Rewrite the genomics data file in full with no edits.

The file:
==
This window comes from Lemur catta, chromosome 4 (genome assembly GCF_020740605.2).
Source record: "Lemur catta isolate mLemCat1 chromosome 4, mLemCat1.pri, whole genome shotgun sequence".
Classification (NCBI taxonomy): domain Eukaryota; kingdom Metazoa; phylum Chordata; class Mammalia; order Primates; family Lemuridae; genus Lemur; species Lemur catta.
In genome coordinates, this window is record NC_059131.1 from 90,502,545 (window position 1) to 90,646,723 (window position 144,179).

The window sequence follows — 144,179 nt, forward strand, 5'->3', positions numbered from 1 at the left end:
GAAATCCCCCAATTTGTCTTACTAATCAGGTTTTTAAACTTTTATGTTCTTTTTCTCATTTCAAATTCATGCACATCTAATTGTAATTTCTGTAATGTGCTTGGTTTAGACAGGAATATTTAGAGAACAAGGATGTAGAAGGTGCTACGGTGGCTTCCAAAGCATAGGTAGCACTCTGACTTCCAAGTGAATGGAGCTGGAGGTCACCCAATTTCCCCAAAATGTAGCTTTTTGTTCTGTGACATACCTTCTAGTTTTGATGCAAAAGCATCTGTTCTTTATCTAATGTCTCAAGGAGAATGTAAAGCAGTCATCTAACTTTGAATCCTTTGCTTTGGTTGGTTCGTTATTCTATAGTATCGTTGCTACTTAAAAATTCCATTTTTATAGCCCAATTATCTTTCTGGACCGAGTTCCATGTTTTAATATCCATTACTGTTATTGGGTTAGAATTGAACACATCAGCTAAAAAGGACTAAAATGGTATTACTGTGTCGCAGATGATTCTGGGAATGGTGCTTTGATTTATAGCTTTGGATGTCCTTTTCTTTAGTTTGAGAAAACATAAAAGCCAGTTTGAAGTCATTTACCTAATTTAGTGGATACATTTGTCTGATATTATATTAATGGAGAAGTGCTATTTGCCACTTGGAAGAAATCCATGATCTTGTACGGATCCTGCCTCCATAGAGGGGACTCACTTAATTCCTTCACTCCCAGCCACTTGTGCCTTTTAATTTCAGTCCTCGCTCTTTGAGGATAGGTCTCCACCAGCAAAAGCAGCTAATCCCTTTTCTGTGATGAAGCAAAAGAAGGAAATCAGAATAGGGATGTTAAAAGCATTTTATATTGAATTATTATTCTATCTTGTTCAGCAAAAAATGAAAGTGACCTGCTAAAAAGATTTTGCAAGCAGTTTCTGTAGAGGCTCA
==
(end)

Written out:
This window comes from Lemur catta, chromosome 4 (genome assembly GCF_020740605.2).
Source record: "Lemur catta isolate mLemCat1 chromosome 4, mLemCat1.pri, whole genome shotgun sequence".
Classification (NCBI taxonomy): domain Eukaryota; kingdom Metazoa; phylum Chordata; class Mammalia; order Primates; family Lemuridae; genus Lemur; species Lemur catta.
In genome coordinates, this window is record NC_059131.1 from 90,502,545 (window position 1) to 90,646,723 (window position 144,179).

The window sequence follows — 144,179 nt, forward strand, 5'->3', positions numbered from 1 at the left end:
GAAATCCCCCAATTTGTCTTACTAATCAGGTTTTTAAACTTTTATGTTCTTTTTCTCATTTCAAATTCATGCACATCTAATTGTAATTTCTGTAATGTGCTTGGTTTAGACAGGAATATTTAGAGAACAAGGATGTAGAAGGTGCTACGGTGGCTTCCAAAGCATAGGTAGCACTCTGACTTCCAAGTGAATGGAGCTGGAGGTCACCCAATTTCCCCAAAATGTAGCTTTTTGTTCTGTGACATACCTTCTAGTTTTGATGCAAAAGCATCTGTTCTTTATCTAATGTCTCAAGGAGAATGTAAAGCAGTCATCTAACTTTGAATCCTTTGCTTTGGTTGGTTCGTTATTCTATAGTATCGTTGCTACTTAAAAATTCCATTTTTATAGCCCAATTATCTTTCTGGACCGAGTTCCATGTTTTAATATCCATTACTGTTATTGGGTTAGAATTGAACACATCAGCTAAAAAGGACTAAAATGGTATTACTGTGTCGCAGATGATTCTGGGAATGGTGCTTTGATTTATAGCTTTGGATGTCCTTTTCTTTAGTTTGAGAAAACATAAAAGCCAGTTTGAAGTCATTTACCTAATTTAGTGGATACATTTGTCTGATATTATATTAATGGAGAAGTGCTATTTGCCACTTGGAAGAAATCCATGATCTTGTACGGATCCTGCCTCCATAGAGGGGACTCACTTAATTCCTTCACTCCCAGCCACTTGTGCCTTTTAATTTCAGTCCTCGCTCTTTGAGGATAGGTCTCCACCAGCAAAAGCAGCTAATCCCTTTTCTGTGATGAAGCAAAAGAAGGAAATCAGAATAGGGATGTTAAAAGCATTTTATATTGAATTATTATTCTATCTTGTTCAGCAAAAAATGAAAGTGACCTGCTAAAAAGATTTTGCAAGCAGTTTCTGTAGAGGCTCA